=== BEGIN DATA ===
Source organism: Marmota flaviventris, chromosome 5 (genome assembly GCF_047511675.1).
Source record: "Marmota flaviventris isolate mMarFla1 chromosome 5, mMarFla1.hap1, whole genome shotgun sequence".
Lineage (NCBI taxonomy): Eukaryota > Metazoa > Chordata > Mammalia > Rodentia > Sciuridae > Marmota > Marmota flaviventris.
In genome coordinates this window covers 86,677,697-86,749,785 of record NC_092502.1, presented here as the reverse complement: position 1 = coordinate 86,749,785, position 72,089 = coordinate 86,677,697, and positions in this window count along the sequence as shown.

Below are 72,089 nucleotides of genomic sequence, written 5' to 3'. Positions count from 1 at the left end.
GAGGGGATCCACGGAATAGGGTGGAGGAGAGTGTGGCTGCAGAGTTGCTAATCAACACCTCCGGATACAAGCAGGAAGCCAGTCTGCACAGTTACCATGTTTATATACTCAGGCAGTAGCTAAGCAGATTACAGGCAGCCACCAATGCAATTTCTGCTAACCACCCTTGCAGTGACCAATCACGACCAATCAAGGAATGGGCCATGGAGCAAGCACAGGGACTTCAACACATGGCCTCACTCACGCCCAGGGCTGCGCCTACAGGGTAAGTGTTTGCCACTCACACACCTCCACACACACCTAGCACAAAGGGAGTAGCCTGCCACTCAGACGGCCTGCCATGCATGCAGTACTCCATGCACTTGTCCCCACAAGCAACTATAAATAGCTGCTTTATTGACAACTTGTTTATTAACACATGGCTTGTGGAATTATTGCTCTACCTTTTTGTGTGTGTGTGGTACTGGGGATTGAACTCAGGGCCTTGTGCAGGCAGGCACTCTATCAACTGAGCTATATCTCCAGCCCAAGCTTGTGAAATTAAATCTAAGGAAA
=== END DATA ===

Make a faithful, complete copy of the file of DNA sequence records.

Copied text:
Source organism: Marmota flaviventris, chromosome 5 (genome assembly GCF_047511675.1).
Source record: "Marmota flaviventris isolate mMarFla1 chromosome 5, mMarFla1.hap1, whole genome shotgun sequence".
Lineage (NCBI taxonomy): Eukaryota > Metazoa > Chordata > Mammalia > Rodentia > Sciuridae > Marmota > Marmota flaviventris.
In genome coordinates this window covers 86,677,697-86,749,785 of record NC_092502.1, presented here as the reverse complement: position 1 = coordinate 86,749,785, position 72,089 = coordinate 86,677,697, and positions in this window count along the sequence as shown.

Below are 72,089 nucleotides of genomic sequence, written 5' to 3'. Positions count from 1 at the left end.
GAGGGGATCCACGGAATAGGGTGGAGGAGAGTGTGGCTGCAGAGTTGCTAATCAACACCTCCGGATACAAGCAGGAAGCCAGTCTGCACAGTTACCATGTTTATATACTCAGGCAGTAGCTAAGCAGATTACAGGCAGCCACCAATGCAATTTCTGCTAACCACCCTTGCAGTGACCAATCACGACCAATCAAGGAATGGGCCATGGAGCAAGCACAGGGACTTCAACACATGGCCTCACTCACGCCCAGGGCTGCGCCTACAGGGTAAGTGTTTGCCACTCACACACCTCCACACACACCTAGCACAAAGGGAGTAGCCTGCCACTCAGACGGCCTGCCATGCATGCAGTACTCCATGCACTTGTCCCCACAAGCAACTATAAATAGCTGCTTTATTGACAACTTGTTTATTAACACATGGCTTGTGGAATTATTGCTCTACCTTTTTGTGTGTGTGTGGTACTGGGGATTGAACTCAGGGCCTTGTGCAGGCAGGCACTCTATCAACTGAGCTATATCTCCAGCCCAAGCTTGTGAAATTAAATCTAAGGAAA